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Beating procrastination can literally lead to a whole new life— all it takes is a desire to
change, a decision to act, and a little help from your subconscious mind.

Ask any random group of people what they’d like to change in their life and chances are
you will hear a great list of worthy goals: Find a new job, better relationships, make more
money, stop smoking, lose weight, build confidence, de-clutter my life, etc. Chances are
just as likely that these same people will provide a million reasons as to why they haven’t
started doing anything about it yet. Ask why and you will very likely hear something like,
“Oh, yeah, I plan to get to it— tomorrow… next week… sometime, but…” Famous last words.

Most all of us at some time experience the pain of procrastinating— and it is painful
because procrastinating prevents us from doing or becoming better; from living a richer,
fuller life; from attaining goals we know would make us happier and more fulfilled. Why
do we do this to ourselves?

For some procrastinators, “non-doing” represents not having to deal with success or
failure and the personal issues (new expectations) either would bring. The subconscious
thinking might be: “If I wait until the last minute and fail, then my failure wasn’t caused
by my own inability or shortcoming, but instead by a lack of time.” For others, the thought
pattern might go something like: “If I wait until the last minute I might fail, and then I
won’t have to deal with any new expectations of me that would accompany my success.”
Or, “If I don’t do anything, I cannot fail; nothing will happen to me, I’m safe.” Safe
maybe, but in a very deep rut.

Some people procrastinate for extra validation, waiting until the last minute and then
“pulling it off” (whatever “it” is) brings that extra validation; “I must be pretty good; after
all, look what I just did.” And if they don’t pull “it” off, once again there is a handy
excuse— not enough time— that places the cause and responsibility for the lack of results
away from the individual.

The occasional procrastinator can generally overcome the inertia of resistance to change;
his or her bouts of procrastination may be nothing more than a minor nuisance, a mosquito
in the tent of life that she can track down and swat away. For the chronic procrastinator
though, the behavior creates an endless cycle of suffering, and the disappointment and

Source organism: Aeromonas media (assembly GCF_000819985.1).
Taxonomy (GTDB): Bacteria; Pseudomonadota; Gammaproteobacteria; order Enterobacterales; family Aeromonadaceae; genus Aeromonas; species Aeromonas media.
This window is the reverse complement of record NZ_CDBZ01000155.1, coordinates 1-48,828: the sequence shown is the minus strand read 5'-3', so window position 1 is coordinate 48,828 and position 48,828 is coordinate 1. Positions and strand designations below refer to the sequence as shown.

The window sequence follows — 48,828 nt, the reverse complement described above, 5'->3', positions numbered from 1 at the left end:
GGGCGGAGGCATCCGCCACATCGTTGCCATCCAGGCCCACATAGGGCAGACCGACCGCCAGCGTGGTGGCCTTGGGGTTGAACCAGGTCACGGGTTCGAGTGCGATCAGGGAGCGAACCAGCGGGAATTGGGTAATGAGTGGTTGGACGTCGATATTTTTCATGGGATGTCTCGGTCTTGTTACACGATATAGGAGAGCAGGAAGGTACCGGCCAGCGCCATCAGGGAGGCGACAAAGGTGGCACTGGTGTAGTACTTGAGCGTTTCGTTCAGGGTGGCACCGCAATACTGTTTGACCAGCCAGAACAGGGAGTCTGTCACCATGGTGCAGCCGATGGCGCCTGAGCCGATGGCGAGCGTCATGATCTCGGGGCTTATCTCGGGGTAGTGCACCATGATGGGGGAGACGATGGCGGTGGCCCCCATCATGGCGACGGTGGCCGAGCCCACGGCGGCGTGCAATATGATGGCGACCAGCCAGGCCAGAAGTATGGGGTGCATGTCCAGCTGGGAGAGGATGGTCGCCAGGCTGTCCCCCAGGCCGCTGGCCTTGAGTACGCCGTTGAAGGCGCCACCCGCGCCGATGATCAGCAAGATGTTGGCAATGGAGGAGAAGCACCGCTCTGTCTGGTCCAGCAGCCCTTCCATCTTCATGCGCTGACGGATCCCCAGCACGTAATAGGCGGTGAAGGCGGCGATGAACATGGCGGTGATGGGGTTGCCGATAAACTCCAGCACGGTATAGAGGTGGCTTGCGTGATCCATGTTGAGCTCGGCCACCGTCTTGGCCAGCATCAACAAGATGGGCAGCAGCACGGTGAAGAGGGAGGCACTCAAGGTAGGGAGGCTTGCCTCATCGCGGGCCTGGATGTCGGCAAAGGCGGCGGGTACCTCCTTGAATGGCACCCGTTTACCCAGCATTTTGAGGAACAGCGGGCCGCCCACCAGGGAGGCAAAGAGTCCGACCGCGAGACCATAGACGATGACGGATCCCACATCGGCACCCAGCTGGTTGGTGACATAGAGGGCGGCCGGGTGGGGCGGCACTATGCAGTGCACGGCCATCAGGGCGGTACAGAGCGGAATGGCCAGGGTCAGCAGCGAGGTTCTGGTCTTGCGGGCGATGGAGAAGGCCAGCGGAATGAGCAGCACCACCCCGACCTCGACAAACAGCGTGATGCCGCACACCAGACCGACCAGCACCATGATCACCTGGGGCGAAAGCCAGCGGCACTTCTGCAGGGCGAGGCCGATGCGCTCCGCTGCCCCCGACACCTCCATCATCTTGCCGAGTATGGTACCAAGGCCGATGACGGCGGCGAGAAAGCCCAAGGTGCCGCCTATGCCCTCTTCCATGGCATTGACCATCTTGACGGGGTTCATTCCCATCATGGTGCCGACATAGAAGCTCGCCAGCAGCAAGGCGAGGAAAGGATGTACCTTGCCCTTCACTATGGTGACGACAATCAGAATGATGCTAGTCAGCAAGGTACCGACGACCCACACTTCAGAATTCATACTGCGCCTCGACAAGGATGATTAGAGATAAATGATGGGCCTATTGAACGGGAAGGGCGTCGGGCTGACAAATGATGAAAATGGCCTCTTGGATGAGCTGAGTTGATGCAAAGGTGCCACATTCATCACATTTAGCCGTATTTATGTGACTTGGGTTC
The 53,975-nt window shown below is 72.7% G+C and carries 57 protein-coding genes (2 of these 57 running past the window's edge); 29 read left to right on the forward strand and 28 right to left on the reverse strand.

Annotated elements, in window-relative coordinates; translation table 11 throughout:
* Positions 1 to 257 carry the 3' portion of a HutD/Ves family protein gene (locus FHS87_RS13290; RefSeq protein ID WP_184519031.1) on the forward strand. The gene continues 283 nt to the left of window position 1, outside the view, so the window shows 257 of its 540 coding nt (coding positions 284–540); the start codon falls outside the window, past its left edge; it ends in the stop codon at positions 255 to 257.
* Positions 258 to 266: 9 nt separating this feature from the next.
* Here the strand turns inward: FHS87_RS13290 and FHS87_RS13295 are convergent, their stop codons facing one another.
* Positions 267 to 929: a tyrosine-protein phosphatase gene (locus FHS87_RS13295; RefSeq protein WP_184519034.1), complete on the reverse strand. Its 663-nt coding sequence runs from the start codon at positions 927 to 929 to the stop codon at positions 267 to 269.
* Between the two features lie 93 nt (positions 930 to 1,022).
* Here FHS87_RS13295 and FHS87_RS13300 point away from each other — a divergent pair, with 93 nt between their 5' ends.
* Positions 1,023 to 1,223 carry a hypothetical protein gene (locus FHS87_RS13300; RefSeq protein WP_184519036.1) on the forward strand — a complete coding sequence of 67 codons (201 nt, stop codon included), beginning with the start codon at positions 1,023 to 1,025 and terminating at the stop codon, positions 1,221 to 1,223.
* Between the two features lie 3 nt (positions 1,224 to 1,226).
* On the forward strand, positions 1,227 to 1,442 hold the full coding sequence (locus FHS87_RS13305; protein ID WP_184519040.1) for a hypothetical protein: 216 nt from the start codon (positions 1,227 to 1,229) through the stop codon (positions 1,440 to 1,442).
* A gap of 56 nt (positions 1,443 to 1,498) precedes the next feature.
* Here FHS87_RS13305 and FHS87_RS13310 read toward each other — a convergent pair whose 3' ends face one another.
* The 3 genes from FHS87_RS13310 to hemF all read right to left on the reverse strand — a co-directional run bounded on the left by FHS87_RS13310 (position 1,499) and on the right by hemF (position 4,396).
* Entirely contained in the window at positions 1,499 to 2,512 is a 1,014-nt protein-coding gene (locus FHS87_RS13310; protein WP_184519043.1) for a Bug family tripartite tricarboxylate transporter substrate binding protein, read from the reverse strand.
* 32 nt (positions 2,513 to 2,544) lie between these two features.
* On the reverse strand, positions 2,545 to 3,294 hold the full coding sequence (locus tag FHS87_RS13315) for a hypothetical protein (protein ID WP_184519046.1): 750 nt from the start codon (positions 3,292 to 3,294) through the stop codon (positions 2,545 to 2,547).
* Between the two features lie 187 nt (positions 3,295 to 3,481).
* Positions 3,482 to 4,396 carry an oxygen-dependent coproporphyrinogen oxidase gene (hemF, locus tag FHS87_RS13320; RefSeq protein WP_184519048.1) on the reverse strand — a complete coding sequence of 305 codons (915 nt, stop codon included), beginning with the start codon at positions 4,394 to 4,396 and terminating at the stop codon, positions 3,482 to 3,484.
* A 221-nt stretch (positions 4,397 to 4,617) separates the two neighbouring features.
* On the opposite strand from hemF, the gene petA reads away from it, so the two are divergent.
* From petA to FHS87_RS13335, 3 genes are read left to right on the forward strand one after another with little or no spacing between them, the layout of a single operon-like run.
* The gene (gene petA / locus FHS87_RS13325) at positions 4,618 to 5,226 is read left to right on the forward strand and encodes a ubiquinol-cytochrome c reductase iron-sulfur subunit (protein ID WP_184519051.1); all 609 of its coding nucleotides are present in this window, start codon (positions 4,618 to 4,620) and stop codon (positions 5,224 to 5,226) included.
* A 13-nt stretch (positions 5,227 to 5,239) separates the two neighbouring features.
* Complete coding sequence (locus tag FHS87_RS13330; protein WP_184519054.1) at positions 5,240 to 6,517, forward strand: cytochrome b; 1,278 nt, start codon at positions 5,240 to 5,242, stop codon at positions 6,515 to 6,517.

guilt of having let himself and sometimes his friends and loved ones down… again.

The cycle of chronic procrastination can lead to a spiraling crash of self esteem and a
feeling of abject failure. Thankfully, it is also a cycle that can be broken. It begins with a
conscious desire to end the pain and a willingness to act upon the desire and identify the
cause or causes for the behavior, which are learned, and once learned, which reside in the
subconscious mind, the engine of behavior.

What is required then, is to have the subconscious mind, the engine of behavior, unlearn
the old patterns and attitudes and re-learn new positive ones. For most people this process
will require assistance, but with that help and the right tools, we can desensitize a client
to his or her fears of failure and/or success, eradicating the subconscious link between
failure and self esteem, then re-teach new positive attitudes, for instance that any given
“failure” is nothing more than part of the process of learning and growing. With
appropriate reinforcement the new response becomes a new subconscious belief and
behavioral pattern every bit as automatic as the old negative pattern of procrastination

We all deserve a happy, productive and fulfilling life and procrastination does not have to
stand in the way. Rid of procrastination, a person can engage in the excitement and
adventure that creating and attaining goals can provide! I work with a lot of
procrastinators and every day I see these clients literally transforming themselves into the
achievers they wish to be— and often very quickly. The process is as natural as watching
a good movie. So, once again, what are you waiting for?